They assembled on a crescent beach a few miles north of downtown San Diego before scrambling, one huge group after another, into the Pacific. Many of them, obviously, were not really ocean swimmers at all. One fellow relied on what might charitably be termed side-strokes, another never even removed his eyeglasses—he was, as it happened, an optical manufacturer in nearby Escondido—and one bosomy young creature had to pause repeatedly in midswim to pull up her bikini top. A 57-year-old woman succeeded in falling nearly an hour behind everybody else in her mile race, a situation that lifeguards accepted with cool forebearance. "It's O.K.," one of them shrugged. "We're on overtime."
And so the 44th annual La Jolla Rough Water Swim came off with the usual hilarity. The most celebrated of many such ocean swims that flourish in Southern California, the event attracted a mixed bag of swimmers to several triangular, round-the-buoys courses, each of which began and ended on the scalloped little beach at La Jolla Cove. Swimmers 12 and under raced over a 250-yard course while separate mile-long circuits were set up for men and women. All but a few of the record 790 entrants managed to finish, thus earning "survivor's medals," cups of hot chocolate and the cheers of sunbathers who lined the overlooking cliffs.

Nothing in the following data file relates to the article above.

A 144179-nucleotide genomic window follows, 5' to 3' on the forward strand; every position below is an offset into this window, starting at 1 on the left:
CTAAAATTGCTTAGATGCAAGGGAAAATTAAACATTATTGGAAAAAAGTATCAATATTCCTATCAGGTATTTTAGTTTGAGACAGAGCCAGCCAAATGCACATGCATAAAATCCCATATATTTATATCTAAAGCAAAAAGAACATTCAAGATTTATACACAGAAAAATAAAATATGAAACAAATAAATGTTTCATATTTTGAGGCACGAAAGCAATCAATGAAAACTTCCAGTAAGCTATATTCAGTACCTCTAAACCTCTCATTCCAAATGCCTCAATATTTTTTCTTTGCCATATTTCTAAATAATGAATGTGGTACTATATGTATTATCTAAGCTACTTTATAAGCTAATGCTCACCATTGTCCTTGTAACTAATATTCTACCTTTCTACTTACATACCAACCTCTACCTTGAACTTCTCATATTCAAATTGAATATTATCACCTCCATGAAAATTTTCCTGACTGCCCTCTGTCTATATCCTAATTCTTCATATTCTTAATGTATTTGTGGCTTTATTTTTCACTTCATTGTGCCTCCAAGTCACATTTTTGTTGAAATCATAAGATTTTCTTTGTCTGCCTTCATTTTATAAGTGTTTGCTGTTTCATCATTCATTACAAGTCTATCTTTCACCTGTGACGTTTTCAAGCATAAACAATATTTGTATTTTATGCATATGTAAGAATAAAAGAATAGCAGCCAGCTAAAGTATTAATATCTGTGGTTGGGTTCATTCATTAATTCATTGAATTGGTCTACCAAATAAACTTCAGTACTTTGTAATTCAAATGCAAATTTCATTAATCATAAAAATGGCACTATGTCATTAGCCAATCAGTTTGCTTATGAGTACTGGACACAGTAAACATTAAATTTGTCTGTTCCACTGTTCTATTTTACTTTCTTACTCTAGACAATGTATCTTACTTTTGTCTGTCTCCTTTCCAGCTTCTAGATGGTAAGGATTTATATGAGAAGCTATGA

But the holiday atmosphere did not entirely rule out more serious business. The La Jolla swim also attracted would-be Olympians and distance stars in the mold of San Diego native Florence Chadwick, who won the women's race seven times in the 1930s and 1940s. For every competitor just out for a Sunday swim there seemed to be more intense types like Alanna Blackwell, who burst into tears after placing sixth among 12-year-old girls. Alanna would have done better, she complained, except that "the other girls kept grabbing me during the race."